Being optimistic by nature, Isaac chose the latter path and quickly found inclusion into his new community through sports. “There are certain things that make people colour blind and one of them is sports,” he says. “It’s a great equalizer.” So, Isaac joined the soccer team and learned to play Bocce Ball. He made friends and focused on all the positive things his new community had to offer — including a strong work ethic and business sense.
“I was exposed to a lot of the businesses built out of Woodbridge, such as real estate, development, and construction,” Isaac says. “And, my dad was also a real estate broker, so I was exposed to real estate not only from my environment, but also from watching my dad. I saw real estate as a tool to create generational wealth, not only to take care of your family but also to build up a community.”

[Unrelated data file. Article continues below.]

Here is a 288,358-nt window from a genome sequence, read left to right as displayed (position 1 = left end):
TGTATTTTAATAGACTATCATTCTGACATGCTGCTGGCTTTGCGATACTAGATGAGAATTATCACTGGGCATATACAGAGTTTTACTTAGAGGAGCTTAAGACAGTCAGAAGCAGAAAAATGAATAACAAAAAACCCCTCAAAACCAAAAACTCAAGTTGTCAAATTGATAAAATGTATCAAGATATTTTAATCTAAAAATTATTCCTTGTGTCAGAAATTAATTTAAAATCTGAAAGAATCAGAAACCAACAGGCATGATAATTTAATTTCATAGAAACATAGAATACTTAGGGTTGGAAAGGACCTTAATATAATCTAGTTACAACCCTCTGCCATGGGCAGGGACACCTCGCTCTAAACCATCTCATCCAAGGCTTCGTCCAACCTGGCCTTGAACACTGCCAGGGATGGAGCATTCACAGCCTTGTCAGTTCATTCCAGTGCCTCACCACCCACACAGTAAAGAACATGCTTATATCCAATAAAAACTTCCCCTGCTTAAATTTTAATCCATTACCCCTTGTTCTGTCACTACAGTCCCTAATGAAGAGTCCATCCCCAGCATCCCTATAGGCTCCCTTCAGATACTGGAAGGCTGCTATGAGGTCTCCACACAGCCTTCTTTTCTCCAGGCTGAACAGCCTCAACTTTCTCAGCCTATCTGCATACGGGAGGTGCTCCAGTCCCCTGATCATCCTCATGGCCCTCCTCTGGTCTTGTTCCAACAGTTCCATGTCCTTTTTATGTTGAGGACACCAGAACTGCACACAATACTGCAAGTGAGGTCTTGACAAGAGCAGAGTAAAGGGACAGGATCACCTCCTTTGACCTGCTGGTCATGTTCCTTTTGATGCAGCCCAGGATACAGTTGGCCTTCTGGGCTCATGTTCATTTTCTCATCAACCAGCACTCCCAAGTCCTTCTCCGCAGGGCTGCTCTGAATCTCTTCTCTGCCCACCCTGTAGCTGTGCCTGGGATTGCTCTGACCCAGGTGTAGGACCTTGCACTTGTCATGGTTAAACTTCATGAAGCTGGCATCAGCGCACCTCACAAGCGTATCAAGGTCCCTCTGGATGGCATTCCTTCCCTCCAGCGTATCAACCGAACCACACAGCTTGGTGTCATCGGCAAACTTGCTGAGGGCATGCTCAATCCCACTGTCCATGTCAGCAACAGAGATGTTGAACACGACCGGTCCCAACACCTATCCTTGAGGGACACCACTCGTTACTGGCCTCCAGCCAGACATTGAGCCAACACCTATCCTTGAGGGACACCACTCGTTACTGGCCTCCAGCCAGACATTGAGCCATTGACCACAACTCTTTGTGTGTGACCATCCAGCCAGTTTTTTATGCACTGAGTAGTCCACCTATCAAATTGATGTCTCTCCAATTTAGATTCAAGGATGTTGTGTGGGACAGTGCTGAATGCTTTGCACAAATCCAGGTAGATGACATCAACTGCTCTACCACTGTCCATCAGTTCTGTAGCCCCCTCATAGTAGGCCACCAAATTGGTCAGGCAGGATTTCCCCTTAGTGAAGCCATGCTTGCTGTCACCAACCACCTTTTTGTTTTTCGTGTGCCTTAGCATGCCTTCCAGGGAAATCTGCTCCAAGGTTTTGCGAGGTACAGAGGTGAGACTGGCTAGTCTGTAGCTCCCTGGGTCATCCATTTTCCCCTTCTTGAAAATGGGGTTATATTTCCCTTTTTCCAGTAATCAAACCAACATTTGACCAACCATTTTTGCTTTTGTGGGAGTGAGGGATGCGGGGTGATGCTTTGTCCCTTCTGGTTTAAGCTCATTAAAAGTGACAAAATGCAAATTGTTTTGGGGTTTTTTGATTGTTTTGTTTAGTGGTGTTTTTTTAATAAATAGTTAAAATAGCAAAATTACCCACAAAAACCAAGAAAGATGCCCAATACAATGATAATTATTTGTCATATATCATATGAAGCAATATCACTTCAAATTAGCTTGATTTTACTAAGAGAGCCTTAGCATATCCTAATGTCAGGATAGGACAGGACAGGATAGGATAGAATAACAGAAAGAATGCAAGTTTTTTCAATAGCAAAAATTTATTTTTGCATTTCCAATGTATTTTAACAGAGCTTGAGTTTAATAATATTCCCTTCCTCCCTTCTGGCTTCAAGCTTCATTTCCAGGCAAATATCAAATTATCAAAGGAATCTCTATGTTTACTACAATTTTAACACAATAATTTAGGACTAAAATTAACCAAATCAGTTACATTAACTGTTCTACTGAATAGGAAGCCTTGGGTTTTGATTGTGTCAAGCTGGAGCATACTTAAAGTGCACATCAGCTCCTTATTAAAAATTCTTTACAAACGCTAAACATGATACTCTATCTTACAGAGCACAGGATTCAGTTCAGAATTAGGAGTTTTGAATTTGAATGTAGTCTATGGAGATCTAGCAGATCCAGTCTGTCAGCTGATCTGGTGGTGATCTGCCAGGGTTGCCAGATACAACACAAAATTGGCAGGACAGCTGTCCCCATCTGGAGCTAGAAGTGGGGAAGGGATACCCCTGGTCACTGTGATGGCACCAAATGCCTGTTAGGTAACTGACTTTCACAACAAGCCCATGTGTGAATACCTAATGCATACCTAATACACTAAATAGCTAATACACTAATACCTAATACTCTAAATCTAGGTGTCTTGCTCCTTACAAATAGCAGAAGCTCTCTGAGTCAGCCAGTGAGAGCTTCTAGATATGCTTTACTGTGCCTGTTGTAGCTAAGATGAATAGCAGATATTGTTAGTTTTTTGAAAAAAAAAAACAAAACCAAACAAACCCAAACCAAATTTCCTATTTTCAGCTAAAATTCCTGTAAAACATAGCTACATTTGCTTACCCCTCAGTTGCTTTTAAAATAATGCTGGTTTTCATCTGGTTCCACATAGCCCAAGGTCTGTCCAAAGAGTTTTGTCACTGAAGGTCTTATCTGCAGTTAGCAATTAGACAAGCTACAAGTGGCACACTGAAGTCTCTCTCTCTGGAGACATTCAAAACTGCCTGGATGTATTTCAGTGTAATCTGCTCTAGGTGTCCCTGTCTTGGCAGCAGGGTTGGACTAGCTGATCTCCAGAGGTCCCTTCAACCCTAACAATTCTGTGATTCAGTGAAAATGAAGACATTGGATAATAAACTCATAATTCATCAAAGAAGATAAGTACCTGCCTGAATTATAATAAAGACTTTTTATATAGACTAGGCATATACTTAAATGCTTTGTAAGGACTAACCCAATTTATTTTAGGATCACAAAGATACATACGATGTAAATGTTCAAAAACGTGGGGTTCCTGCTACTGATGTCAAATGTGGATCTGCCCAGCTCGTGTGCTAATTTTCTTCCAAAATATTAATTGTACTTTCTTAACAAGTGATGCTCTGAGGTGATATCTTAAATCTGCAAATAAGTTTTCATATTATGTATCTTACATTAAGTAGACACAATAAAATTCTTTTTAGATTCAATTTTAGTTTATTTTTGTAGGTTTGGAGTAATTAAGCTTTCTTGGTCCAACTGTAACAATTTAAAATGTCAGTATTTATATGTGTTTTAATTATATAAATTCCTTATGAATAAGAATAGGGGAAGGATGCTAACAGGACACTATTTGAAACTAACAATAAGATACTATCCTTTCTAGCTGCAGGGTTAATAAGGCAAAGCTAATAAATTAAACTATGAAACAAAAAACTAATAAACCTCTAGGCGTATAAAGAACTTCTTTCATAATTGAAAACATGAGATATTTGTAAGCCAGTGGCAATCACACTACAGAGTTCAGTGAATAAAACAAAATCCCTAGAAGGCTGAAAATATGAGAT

At just 22 years old, and in his second year at the University of Toronto in Mississauga, he launched Dream Maker Corp. — then, just a real estate investment company. Eight years, and a lot of hard work later, he added real estate development to his growing company. His first project was a $40 million mixed-use condo development across from Yorkdale Mall. “I wasn’t a typical developer, and many lenders said ‘no’ right away,” he recalls. Throughout the project, he faced many roadblocks — but he also received much support. In the 16 years since he set out as an entrepreneur, Isaac’s business has grown substantially. He’s remained committed to his roots, however, crediting his connections and contacts with opening doors and helping him overcome roadblocks.